For those who enjoy nosing at other peoples' charity shop/op shop/thrift store finds (like me), you're in for a treat! Lately I have been working HARD at scoring major bargains, let me tell you. The above booty was all found in one day whilst Dolores and I were visiting my parents in Essex.
My dad, Dolores and I hit an unsuspecting Leigh-on-Sea one Tuesday afternoon. (Witness Dad and Dolores enjoying a mid-trip coffee break and one of her new books above.) With the baby strapped on, Dad and I quickly discussed our tactics on route (avoid the Salvation Army one because the staff are pretty racist and Oxfam because it's too expensive). We came away with nine vests, two t-shirts, one gilet, five books, one pair of leather Zara shoes (50p!) and one wheelie duck. Total spent: £11.70. If I'd bought all these things for Dolores new, I probably would have spent about five times that amount.
Closer to home, I enjoyed further success in the limited yet bountiful charity shops of St Leonards, East Sussex (pictured above). Another crop of goodies all for Dolores, this time I got three books, one soft bath towel, one plastic rake and one spade, two t-shirts, one dinosaur sweatshirt and one swimming costume. Can't remember how much I spent, my apologies, but with those books coming in at 10p each, you can bet I spent a lot less than I would have buying each item new.
On the same day I later snared a faux fur jacket (pictured above) in a charity shop in Hastings for £25. It's in mint condition so I thought it was a fairly new item. However, after a good look I'm pretty sure it's vintage judging by the labels. I love how the grain of the fur faux runs on the bias down the sleeves. And the best thing about it? The lining has freaking eyes on it!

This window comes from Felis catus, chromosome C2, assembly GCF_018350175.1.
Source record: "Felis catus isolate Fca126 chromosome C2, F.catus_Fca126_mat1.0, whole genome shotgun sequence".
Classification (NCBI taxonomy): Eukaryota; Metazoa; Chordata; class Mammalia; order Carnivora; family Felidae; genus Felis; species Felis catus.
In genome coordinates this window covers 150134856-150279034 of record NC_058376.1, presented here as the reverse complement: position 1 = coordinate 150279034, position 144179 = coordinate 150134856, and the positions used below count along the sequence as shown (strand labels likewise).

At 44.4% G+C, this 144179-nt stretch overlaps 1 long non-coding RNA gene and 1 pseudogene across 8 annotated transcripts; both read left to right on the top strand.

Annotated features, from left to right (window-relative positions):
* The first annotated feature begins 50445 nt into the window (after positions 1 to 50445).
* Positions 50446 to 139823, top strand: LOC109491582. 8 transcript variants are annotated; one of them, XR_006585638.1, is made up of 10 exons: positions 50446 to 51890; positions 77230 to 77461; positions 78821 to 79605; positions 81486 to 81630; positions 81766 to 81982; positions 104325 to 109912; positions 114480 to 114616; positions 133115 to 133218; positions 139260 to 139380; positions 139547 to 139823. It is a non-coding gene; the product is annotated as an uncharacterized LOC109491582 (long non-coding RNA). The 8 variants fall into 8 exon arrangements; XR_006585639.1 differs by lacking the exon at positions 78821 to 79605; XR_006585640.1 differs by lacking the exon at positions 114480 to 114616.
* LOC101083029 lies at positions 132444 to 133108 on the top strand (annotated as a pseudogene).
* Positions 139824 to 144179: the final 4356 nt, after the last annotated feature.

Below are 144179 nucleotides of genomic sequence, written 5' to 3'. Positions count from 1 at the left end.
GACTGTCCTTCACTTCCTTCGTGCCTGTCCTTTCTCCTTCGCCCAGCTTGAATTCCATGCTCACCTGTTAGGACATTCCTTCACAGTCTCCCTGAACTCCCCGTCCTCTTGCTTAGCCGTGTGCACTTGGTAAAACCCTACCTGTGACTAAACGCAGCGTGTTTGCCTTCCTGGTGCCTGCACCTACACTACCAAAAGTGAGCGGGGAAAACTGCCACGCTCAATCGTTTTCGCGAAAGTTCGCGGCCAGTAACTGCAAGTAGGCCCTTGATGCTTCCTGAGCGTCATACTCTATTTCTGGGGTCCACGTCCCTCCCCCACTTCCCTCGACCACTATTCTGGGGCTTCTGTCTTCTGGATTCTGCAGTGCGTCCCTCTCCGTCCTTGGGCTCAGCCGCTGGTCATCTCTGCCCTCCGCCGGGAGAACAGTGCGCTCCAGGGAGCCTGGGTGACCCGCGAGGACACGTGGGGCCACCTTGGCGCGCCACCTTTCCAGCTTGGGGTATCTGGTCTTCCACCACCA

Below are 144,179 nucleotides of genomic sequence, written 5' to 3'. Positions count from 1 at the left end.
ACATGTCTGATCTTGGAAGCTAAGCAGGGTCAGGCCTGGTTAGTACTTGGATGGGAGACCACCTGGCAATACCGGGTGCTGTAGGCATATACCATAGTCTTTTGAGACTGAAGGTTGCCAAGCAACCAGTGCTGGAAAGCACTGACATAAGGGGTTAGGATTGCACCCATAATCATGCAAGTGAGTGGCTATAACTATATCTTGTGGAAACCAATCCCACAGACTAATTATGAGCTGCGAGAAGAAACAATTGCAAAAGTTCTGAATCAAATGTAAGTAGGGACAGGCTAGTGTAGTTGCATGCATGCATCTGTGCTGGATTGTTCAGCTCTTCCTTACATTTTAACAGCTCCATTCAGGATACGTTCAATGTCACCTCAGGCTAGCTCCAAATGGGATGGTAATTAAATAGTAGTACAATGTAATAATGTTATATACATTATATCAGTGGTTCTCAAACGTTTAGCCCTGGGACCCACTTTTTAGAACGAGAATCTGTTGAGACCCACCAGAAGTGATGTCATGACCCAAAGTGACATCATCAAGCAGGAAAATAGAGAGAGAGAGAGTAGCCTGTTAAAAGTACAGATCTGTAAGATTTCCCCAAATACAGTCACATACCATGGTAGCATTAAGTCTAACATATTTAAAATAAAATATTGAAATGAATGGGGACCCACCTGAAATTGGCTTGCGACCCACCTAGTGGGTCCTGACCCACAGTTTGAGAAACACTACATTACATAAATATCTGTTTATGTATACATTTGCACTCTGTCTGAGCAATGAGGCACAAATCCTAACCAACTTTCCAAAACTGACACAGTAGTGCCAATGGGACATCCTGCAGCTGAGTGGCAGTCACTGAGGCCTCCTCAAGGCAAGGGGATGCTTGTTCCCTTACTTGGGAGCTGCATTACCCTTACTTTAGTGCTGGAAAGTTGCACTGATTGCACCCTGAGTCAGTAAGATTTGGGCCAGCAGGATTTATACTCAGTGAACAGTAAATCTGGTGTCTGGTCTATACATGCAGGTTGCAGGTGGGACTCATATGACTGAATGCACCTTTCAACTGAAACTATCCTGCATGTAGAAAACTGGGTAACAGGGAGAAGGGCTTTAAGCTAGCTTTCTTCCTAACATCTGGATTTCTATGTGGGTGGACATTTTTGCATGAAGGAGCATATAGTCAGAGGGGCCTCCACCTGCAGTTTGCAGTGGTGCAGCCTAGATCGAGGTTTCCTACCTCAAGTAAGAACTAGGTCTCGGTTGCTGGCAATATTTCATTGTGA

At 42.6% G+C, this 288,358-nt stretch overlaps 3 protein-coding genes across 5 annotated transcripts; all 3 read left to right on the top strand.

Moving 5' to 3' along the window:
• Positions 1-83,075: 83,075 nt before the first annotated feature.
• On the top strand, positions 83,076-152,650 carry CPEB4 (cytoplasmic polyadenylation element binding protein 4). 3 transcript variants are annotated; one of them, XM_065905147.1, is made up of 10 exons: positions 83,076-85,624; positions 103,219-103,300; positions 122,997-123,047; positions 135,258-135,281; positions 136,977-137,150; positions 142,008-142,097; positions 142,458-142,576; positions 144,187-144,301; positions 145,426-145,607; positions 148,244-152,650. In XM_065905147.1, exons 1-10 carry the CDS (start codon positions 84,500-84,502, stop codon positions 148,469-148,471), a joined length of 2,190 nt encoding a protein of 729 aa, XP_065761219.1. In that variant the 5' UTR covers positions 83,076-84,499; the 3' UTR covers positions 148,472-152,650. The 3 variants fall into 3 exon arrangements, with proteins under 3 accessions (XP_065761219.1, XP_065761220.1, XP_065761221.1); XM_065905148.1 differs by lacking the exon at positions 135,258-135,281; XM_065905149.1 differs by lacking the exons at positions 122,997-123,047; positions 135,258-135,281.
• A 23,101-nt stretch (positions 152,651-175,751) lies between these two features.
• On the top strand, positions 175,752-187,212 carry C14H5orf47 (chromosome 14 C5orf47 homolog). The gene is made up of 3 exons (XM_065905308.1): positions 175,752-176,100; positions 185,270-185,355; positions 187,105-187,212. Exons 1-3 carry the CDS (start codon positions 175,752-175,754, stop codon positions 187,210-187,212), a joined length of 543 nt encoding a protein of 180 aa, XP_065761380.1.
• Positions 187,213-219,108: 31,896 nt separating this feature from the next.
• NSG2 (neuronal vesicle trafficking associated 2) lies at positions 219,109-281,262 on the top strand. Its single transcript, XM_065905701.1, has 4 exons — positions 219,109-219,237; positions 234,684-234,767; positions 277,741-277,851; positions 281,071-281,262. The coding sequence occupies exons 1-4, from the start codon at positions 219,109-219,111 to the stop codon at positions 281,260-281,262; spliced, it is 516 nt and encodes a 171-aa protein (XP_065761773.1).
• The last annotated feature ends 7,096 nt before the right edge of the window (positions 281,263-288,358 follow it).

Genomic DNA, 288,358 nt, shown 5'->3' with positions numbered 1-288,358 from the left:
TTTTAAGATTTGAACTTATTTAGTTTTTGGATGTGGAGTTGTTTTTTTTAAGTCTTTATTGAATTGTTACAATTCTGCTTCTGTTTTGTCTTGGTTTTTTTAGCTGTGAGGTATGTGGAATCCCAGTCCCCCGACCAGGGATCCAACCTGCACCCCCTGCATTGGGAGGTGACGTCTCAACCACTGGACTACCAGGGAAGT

Of course, it's not just the money saving that I love about charity shopping. There's the thrill of not knowing what you're going to come across, and finding out how kind the Gods of Charity Shopping are feeling on that given day. Plus I truly believe that we all need to try and consume fewer mass-produced products for the sake of slowing down global warming and the consumption natural resources. By buying things that have already been bought before and still have heaps of use left in them, I hope that it will, in some infinitesimally small way, mean that the world my daughter grows up in will be a better one than what I fear she's currently looking at inheriting. Have you had any good second hand scores lately? What is it about charity shopping/op shopping/ thrifting that you love, if in fact you do?